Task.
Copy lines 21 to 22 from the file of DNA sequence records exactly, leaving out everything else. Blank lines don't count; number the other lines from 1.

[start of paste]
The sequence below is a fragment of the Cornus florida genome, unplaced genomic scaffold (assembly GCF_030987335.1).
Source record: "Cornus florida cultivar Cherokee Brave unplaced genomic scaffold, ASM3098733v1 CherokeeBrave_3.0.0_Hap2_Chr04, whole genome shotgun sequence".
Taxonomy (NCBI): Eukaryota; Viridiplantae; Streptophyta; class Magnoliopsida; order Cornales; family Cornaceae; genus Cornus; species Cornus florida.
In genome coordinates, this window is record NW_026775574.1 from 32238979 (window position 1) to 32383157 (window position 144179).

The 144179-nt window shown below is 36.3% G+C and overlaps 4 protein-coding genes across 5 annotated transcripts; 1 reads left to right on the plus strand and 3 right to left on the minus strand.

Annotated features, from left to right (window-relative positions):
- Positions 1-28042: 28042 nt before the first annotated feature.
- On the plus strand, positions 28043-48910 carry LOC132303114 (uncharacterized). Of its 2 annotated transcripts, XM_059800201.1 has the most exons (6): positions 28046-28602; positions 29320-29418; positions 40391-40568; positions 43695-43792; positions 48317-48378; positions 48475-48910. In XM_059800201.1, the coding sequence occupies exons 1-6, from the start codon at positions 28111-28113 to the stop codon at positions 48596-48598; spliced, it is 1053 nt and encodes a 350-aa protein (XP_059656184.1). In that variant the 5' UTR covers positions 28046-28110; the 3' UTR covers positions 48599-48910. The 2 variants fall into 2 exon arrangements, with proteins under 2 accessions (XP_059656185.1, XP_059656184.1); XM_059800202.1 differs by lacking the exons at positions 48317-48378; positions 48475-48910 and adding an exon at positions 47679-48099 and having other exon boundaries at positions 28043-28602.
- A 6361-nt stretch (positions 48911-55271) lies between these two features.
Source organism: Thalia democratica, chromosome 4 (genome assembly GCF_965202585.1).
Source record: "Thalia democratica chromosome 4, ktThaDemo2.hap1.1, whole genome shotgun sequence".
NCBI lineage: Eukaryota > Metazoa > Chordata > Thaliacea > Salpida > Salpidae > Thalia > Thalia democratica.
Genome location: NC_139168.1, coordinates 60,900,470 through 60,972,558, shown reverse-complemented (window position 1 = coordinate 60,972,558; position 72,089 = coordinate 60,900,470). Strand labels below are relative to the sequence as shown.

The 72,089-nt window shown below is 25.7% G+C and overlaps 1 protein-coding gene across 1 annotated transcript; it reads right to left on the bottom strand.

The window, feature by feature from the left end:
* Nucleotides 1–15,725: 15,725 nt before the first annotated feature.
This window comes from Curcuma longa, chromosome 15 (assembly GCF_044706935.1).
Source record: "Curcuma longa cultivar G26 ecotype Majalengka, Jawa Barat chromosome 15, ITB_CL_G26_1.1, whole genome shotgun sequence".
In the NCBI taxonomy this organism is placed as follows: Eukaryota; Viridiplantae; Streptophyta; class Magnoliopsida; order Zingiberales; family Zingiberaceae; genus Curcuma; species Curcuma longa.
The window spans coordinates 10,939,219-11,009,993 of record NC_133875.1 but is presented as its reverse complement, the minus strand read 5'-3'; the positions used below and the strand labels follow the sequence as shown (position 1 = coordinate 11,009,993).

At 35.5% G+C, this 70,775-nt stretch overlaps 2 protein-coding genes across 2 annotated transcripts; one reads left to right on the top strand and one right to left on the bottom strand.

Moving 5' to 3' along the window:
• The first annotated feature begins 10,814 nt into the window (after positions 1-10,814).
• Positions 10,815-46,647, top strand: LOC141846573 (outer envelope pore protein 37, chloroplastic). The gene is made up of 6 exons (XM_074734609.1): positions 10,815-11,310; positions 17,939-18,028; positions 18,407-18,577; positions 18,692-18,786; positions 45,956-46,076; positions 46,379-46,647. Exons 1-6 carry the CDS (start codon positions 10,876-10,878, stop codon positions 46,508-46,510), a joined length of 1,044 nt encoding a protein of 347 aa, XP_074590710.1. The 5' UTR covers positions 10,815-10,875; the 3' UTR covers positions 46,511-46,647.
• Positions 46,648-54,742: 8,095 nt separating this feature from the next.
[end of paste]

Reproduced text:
At 35.5% G+C, this 70,775-nt stretch overlaps 2 protein-coding genes across 2 annotated transcripts; one reads left to right on the top strand and one right to left on the bottom strand.

Moving 5' to 3' along the window: